Indefensible - Chapter 1: Introduction

I TOOK MY FIRST HOMICIDE on a Saturday night. It was 1994, at the tail end of a year of almost incomprehensible criminality. In the preceding year, 1,927 people had been gunned down, stabbed up, or beaten to death in the streets, slums, and parks of New York City. More than 430,000 - a number exceeding the population of Atlanta, Georgia - were victims of a serious crime.

Of the five boroughs of the city of New York, Brooklyn contributed nearly 40 percent of the murders: 724 in one year - an average of two every single day. People were being shot at in Brownsville, bludgeoned in Bed-Stuy, flattened in Flatlands. There were certain stoplights in East New York that were reputed to be so likely to produce a gunpoint robbery or carjacking that the common practice was to blow right through them. Crook-fear racked the city, and judges, prosecutors, and the New York Post made careers out of tough-on-crime posturing.

The day I reached for that case, I had been a public defender for fewer than three years. Legal aid lawyers weren't actually supposed to touch homicides; murder cases were generally reserved for fancier appointed lawyers from what was known as the "homicide panel." But with the glut of bodies, no one was paying too much attention. Besides, there were always several murder cases kicking around the office, handled by grizzled veterans, confirmed in their seniority by the fact that they had homicides.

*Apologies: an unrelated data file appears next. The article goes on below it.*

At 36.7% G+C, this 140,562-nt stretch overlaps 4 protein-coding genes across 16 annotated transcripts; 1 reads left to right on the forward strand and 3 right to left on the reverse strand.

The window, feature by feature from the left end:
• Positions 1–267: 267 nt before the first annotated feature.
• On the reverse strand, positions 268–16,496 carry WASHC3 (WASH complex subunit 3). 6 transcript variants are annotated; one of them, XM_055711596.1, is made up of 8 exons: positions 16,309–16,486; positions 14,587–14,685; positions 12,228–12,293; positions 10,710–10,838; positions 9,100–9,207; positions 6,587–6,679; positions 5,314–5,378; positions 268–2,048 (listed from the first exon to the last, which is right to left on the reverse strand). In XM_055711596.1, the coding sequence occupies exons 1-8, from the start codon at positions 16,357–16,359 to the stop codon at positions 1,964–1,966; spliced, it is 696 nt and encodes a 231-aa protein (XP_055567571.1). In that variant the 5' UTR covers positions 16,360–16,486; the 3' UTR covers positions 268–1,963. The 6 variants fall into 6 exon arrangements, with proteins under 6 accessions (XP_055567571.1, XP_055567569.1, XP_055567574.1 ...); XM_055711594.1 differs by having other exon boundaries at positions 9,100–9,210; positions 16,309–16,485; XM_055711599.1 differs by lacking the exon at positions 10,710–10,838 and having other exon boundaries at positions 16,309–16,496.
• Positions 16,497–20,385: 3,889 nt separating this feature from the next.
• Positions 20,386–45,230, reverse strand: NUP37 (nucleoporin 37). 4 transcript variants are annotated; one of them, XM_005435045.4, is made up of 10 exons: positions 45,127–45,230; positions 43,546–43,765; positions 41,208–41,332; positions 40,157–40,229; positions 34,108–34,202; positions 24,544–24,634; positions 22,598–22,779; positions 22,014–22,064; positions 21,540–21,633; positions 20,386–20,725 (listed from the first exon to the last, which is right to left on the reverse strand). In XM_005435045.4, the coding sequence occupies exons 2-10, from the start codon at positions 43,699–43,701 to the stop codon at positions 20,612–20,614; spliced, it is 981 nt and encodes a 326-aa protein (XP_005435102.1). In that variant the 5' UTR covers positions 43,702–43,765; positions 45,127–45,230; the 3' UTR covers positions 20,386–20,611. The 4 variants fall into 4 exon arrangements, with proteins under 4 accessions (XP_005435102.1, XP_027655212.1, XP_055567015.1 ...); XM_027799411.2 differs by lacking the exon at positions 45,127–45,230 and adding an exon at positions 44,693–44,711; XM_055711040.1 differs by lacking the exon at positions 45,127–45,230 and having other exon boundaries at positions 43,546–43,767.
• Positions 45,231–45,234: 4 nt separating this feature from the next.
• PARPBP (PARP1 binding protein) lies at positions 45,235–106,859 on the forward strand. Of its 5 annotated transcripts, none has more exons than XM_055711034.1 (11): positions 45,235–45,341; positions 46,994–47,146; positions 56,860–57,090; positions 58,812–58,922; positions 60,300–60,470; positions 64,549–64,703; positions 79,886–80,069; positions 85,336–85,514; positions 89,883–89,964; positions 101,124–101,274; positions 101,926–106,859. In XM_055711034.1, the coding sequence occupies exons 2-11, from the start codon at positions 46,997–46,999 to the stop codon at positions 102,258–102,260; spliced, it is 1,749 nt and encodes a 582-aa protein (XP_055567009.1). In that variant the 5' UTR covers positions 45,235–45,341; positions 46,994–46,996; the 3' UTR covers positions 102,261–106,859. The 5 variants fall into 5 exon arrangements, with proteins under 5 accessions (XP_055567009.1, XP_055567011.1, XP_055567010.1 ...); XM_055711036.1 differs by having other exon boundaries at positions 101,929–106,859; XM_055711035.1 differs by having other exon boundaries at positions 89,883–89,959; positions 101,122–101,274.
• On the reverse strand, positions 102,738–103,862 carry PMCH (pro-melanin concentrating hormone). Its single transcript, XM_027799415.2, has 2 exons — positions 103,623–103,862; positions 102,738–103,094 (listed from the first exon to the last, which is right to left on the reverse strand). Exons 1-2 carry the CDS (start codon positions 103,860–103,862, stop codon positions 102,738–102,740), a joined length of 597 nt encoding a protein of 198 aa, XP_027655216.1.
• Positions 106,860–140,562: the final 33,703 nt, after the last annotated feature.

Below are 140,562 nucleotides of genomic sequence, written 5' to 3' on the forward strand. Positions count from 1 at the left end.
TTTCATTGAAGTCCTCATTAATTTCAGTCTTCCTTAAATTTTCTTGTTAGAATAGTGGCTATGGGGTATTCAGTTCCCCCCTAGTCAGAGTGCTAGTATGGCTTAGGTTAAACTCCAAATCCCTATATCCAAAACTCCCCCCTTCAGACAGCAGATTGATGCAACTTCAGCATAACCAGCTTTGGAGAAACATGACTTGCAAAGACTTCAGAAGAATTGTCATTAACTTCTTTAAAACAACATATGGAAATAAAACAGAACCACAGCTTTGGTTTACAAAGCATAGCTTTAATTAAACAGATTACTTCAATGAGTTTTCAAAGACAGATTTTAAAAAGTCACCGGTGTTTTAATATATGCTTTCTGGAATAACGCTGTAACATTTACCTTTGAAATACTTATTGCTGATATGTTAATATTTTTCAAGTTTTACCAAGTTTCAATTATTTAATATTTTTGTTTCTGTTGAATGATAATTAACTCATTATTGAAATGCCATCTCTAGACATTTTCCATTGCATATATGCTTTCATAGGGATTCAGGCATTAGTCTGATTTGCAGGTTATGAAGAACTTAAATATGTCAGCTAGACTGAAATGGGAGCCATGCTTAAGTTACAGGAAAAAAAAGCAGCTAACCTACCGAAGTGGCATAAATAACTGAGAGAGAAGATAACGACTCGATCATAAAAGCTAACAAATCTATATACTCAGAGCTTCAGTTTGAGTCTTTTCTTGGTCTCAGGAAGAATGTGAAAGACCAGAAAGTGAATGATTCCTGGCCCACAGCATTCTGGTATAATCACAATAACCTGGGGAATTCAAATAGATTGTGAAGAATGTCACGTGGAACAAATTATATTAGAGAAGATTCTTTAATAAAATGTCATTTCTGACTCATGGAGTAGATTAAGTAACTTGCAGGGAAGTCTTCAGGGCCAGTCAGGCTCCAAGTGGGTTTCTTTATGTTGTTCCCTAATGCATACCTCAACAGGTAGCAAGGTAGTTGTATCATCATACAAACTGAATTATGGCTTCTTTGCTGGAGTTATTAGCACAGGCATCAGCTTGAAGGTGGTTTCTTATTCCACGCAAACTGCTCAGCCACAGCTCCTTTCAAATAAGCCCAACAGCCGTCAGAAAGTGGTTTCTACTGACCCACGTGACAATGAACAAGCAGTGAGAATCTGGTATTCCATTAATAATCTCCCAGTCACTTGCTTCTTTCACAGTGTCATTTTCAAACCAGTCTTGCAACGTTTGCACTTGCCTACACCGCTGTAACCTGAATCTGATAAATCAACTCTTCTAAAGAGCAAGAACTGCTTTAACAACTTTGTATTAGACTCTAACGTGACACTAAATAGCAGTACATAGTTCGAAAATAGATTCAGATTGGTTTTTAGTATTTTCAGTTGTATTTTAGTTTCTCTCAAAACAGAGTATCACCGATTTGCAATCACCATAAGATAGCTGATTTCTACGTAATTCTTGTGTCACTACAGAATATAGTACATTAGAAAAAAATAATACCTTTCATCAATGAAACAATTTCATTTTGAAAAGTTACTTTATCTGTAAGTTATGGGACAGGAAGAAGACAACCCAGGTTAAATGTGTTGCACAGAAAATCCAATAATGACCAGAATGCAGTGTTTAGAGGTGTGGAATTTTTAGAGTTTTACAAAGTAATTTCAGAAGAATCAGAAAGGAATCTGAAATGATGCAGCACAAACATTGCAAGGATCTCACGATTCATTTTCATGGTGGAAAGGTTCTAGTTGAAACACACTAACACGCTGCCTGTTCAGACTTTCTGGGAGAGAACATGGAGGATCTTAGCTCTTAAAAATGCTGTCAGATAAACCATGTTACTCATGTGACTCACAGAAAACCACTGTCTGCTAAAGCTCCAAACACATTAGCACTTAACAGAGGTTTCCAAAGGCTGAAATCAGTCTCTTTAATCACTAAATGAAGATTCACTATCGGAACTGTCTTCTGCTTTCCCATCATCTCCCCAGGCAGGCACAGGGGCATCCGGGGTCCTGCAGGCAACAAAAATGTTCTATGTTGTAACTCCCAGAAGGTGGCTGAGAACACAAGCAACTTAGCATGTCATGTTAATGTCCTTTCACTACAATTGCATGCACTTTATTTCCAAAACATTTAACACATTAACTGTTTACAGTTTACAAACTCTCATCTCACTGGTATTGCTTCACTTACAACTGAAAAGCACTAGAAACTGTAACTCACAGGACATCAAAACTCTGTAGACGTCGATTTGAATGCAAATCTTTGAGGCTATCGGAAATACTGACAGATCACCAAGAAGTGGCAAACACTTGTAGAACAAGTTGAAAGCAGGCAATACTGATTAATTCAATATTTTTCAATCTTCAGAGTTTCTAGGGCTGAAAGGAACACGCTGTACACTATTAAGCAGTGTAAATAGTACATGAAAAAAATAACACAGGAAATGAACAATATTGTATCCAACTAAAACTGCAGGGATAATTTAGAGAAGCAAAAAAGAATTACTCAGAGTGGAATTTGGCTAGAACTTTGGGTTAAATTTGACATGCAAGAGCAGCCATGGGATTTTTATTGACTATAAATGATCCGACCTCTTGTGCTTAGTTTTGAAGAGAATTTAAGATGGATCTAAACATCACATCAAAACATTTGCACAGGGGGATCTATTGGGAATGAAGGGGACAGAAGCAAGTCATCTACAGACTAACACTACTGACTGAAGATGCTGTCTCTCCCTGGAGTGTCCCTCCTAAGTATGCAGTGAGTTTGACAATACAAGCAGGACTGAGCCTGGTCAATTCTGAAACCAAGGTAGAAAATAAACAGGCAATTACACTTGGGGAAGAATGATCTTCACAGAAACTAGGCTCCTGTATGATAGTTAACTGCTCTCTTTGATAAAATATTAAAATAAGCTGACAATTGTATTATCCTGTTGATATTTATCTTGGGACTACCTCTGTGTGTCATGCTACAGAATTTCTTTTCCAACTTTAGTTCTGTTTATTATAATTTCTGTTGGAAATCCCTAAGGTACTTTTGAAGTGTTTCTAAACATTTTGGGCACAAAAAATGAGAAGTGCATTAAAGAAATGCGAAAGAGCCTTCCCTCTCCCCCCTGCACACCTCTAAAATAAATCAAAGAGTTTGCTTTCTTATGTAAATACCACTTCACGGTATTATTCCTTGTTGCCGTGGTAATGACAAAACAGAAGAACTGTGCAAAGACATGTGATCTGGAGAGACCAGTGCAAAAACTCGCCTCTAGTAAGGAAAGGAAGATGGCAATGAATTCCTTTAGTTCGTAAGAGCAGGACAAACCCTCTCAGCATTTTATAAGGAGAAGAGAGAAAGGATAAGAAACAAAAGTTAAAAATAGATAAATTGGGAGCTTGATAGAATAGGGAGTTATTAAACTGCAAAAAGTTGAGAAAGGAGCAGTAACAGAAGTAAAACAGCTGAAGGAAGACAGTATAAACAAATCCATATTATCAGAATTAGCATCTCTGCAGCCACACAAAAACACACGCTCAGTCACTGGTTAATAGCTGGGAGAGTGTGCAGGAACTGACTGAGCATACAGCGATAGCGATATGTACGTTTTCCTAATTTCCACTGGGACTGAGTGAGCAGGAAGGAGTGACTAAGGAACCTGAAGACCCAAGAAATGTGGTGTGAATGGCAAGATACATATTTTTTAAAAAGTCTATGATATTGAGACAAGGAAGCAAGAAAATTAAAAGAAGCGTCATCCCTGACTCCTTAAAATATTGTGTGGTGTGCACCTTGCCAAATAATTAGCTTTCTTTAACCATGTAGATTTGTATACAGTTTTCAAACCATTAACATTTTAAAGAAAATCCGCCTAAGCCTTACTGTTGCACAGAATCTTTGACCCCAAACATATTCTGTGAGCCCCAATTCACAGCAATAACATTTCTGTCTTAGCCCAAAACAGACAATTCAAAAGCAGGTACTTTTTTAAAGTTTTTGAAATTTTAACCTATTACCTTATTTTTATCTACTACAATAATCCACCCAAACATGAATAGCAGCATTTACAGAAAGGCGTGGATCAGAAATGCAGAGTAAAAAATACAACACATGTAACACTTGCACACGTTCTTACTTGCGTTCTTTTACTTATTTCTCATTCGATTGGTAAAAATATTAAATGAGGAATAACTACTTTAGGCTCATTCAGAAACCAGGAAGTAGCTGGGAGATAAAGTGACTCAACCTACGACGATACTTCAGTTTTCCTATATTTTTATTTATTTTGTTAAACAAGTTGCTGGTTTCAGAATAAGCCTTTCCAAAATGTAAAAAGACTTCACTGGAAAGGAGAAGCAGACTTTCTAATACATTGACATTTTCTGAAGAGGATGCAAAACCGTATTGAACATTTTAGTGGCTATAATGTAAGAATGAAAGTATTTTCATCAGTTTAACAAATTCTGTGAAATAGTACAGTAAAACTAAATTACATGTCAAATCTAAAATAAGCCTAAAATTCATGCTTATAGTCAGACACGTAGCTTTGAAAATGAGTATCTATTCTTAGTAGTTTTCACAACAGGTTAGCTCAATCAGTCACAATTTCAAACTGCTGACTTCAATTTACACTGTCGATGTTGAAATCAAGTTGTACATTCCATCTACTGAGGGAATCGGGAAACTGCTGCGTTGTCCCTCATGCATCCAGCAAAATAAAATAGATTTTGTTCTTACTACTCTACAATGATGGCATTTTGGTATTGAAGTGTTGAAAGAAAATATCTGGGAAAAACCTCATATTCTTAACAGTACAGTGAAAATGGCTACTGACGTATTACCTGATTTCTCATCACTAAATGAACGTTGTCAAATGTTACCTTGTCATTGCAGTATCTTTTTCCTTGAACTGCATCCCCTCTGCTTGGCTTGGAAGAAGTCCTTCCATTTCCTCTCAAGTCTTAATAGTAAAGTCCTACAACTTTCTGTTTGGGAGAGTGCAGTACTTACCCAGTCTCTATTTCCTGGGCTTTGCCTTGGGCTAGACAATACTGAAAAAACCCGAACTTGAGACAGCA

I still remember seeing the thin sheaf of white paper in the wire basket. Gillian Sands. First arrest. Murder in the second degree.

Glancing around, besotted by my own ambition, I picked it up. Typed on the onionskin page in the blotted script of the computer printer was the single sentence that implied a potential life sentence: "The deponent is informed by the defendant's own statements that, at the above time and place, the defendant did stab Rodney Sands repeatedly about the body with a knife, causing Rodney Sands's death."

That was it. One sentence. Knowing then what I know now, I'd never have touched it.

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"Indefensible", my book about the criminal justice system, was published by Little, Brown & Co. in June of 2006.

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